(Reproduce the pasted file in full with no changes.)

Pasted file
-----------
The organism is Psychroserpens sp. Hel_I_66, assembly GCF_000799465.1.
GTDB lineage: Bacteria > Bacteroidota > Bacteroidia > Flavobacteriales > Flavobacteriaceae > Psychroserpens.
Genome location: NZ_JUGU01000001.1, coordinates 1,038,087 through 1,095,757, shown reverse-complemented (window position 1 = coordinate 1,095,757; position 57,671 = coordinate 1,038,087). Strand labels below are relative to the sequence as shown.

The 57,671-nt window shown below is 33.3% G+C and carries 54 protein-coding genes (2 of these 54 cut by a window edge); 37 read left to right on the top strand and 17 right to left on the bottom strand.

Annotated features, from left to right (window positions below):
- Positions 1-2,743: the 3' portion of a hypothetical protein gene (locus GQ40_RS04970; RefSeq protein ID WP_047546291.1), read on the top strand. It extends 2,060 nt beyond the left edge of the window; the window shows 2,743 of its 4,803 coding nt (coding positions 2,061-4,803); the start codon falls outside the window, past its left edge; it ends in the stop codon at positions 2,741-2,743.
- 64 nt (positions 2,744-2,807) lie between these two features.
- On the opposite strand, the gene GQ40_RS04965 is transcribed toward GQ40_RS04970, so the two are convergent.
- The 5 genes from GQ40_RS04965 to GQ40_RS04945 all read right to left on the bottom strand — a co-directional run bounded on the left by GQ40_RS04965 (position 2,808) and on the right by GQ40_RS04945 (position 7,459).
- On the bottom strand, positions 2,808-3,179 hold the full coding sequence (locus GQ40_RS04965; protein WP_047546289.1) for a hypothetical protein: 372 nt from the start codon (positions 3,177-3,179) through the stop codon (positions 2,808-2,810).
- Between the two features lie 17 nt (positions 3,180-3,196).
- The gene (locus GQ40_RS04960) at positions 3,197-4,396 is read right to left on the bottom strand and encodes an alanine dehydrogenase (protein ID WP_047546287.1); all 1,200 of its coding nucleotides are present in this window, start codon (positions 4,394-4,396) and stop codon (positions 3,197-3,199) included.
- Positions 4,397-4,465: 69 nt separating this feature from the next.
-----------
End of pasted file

The organism is Psychroserpens sp. Hel_I_66, assembly GCF_000799465.1.
GTDB lineage: Bacteria > Bacteroidota > Bacteroidia > Flavobacteriales > Flavobacteriaceae > Psychroserpens.
Genome location: NZ_JUGU01000001.1, coordinates 1,038,087 through 1,095,757, shown reverse-complemented (window position 1 = coordinate 1,095,757; position 57,671 = coordinate 1,038,087). Strand labels below are relative to the sequence as shown.

The 57,671-nt window shown below is 33.3% G+C and carries 54 protein-coding genes (2 of these 54 cut by a window edge); 37 read left to right on the top strand and 17 right to left on the bottom strand.

Annotated features, from left to right (window positions below):
- Positions 1-2,743: the 3' portion of a hypothetical protein gene (locus GQ40_RS04970; RefSeq protein ID WP_047546291.1), read on the top strand. It extends 2,060 nt beyond the left edge of the window; the window shows 2,743 of its 4,803 coding nt (coding positions 2,061-4,803); the start codon falls outside the window, past its left edge; it ends in the stop codon at positions 2,741-2,743.
- 64 nt (positions 2,744-2,807) lie between these two features.
- On the opposite strand, the gene GQ40_RS04965 is transcribed toward GQ40_RS04970, so the two are convergent.
- The 5 genes from GQ40_RS04965 to GQ40_RS04945 all read right to left on the bottom strand — a co-directional run bounded on the left by GQ40_RS04965 (position 2,808) and on the right by GQ40_RS04945 (position 7,459).
- On the bottom strand, positions 2,808-3,179 hold the full coding sequence (locus GQ40_RS04965; protein WP_047546289.1) for a hypothetical protein: 372 nt from the start codon (positions 3,177-3,179) through the stop codon (positions 2,808-2,810).
- Between the two features lie 17 nt (positions 3,180-3,196).
- The gene (locus GQ40_RS04960) at positions 3,197-4,396 is read right to left on the bottom strand and encodes an alanine dehydrogenase (protein ID WP_047546287.1); all 1,200 of its coding nucleotides are present in this window, start codon (positions 4,394-4,396) and stop codon (positions 3,197-3,199) included.
- Positions 4,397-4,465: 69 nt separating this feature from the next.